by bobswern, Wed Feb 25, 2009 at 10:11:53 PM EST
Virtually Absolute Power
There is, perhaps, no entity within (and without) our government that is more powerful, unknown, misunderstood, and deliberately obfuscated from the public than the Federal Reserve System.
And, in fact, I would even go as far as to say that the House and Senate, arguably, have greater review powers and control over (and access to) our nation's intelligence agencies than they do over the Federal Reserve.
Proving my point: Here's perhaps one of the most pathetically absurd statements I've ever read relating to the absence of oversight that's led us into this abyss we're referring now to as "our nation's financial woes," from the "Government Regulation and Supervision" section of the Federal Reserve System page in Wikipedia. (See link in paragraph below it.) This is just rich:
by bobswern, Tue Feb 17, 2009 at 10:51:38 PM EST
Former Federal Reserve Chair Alan Greenspan, perhaps the number one person responsible for getting us into the economic mess we're in now, has really gone and lost it, at least if his latest quote on Bloomberg.com, tonight, is accurate: "Greenspan Says U.S. May Not Be Doing Enough to Promote Recovery."
Bloomberg (February 18)--"There is a general belief that somehow we can regulate very complex organizations, and we can't," he said. "What we've got to do is to try to make them more efficient, to put far more capital into these organizations."
The quote, above, came from an interview before a speech Greenspan gave on Tuesday to the Economic Club of New York.
by bobswern, Thu Feb 12, 2009 at 04:11:11 PM EST
Robert Kuttner, a co-founder of the Economic Policy Institute, Boston Globe columnist, publisher of American Prospect Magazine, and former investigator for the Senate Committee on Banking, Housing and Urban Affairs, among many other distinguished career achievements, has absolutely nailed it in terms of defining everything that's wrong with the current vague excuse for a TARP II proposal now being put forth to all by U.S. Treasury Secretary Tim Geithner: "What Went Wrong for Tim Geithner."
Along the way to doing this, Kuttner also provides us with some great behind-the-scenes insights as to how this all played out in the Obama administration over the past few days, right down to explaining what happened with that so-called New York Times leak about all of this on Monday night, and on which I blogged earlier in the week (and for which I caught a bit of flack from a few bloggers in denial), as well. Kuttner's narrative and opinions are a great read!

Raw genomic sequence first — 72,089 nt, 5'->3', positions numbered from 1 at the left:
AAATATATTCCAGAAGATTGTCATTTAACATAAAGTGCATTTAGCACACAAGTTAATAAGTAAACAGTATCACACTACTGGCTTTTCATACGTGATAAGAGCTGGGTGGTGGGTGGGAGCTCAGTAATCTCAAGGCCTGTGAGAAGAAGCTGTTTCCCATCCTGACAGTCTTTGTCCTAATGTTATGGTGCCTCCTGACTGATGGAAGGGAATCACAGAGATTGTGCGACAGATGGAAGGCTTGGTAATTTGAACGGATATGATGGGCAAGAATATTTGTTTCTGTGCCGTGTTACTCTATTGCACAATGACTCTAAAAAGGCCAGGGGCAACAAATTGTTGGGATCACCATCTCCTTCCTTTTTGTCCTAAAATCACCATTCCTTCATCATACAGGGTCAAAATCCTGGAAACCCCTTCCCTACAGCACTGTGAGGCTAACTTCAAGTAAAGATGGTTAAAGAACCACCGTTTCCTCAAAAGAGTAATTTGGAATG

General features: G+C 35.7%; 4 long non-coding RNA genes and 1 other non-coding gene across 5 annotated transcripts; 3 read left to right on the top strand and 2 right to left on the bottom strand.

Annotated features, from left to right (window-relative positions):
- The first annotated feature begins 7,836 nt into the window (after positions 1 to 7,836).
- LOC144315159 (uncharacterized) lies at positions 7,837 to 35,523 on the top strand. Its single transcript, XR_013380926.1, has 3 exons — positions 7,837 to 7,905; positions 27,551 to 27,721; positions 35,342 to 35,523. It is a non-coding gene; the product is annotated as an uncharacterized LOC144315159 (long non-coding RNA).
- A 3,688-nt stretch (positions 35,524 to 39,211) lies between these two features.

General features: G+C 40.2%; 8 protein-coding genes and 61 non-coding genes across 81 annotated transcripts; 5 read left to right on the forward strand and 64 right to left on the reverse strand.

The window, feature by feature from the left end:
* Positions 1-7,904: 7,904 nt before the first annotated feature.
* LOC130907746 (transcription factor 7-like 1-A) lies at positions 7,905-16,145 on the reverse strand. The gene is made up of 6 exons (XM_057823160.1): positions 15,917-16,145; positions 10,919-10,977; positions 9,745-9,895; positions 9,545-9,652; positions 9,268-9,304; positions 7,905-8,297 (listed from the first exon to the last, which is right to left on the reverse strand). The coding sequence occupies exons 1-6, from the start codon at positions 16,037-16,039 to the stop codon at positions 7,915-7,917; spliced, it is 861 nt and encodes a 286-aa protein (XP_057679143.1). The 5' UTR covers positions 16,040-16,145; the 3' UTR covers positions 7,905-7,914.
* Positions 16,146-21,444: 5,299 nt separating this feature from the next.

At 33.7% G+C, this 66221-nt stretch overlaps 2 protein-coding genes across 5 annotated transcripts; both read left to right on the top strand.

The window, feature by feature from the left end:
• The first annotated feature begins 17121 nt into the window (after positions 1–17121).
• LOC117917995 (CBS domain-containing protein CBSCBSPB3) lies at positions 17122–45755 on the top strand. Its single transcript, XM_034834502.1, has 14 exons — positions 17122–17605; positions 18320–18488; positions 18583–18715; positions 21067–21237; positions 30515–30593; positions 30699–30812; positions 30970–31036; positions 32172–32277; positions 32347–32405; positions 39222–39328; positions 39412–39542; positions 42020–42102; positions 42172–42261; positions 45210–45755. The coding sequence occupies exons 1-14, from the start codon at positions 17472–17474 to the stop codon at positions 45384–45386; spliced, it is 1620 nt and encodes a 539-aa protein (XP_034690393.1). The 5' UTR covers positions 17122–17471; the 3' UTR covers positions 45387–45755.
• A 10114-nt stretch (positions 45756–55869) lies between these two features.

(NOTE: I'm not going to pimp my three or four diaries on all of this which I've published in the past week. But, they're there if you'd like more background.)
by Charles Lemos, Mon Dec 15, 2008 at 09:45:51 PM EST
I apologize in advance since this post isn't as tight as I'd like it but I've been dwelling on three things this evening, the President-elect's news conference on Monday in Chicago, the expected fed funds rate cut on Tuesday and some comments by Paul Krugman in Germany's Der Spiegel. So with this introduction . . .
Another reduction to the Federal Reserve's funds rate, the interest banks charge each other on overnight loans, is all but certain to be announced tomorrow. The Fed's funds rate is already near historical lows at 1.0% but most economists expect the Federal Reserve to cut the rate in half to 0.5%. Some economists are even pushing for a more aggressive three-quarters of a point reduction. Their argument is that such a cut might cushion some of the economic fallout and prevent a tailspin. Well, I think that's already too late. I think I am sanguine when I say we'll be lucky to lose only 750,000 jobs next year.
My sense is that a fed rate cut is spit in the ocean. Not that I am against the rate cut, it should be cut, but rather that the cut in and of itself isn't likely to spur the American economy much less the global economy. The bitter truth is that we have reached the end of monetary policy as an instrument. To spur the economy, we really waiting on President Obama's fiscal stimulus. Only a Keynesian style investment program is likely to soften the edges of the economic downturn.
by igwealth5tm, Mon Nov 24, 2008 at 11:04:36 AM EST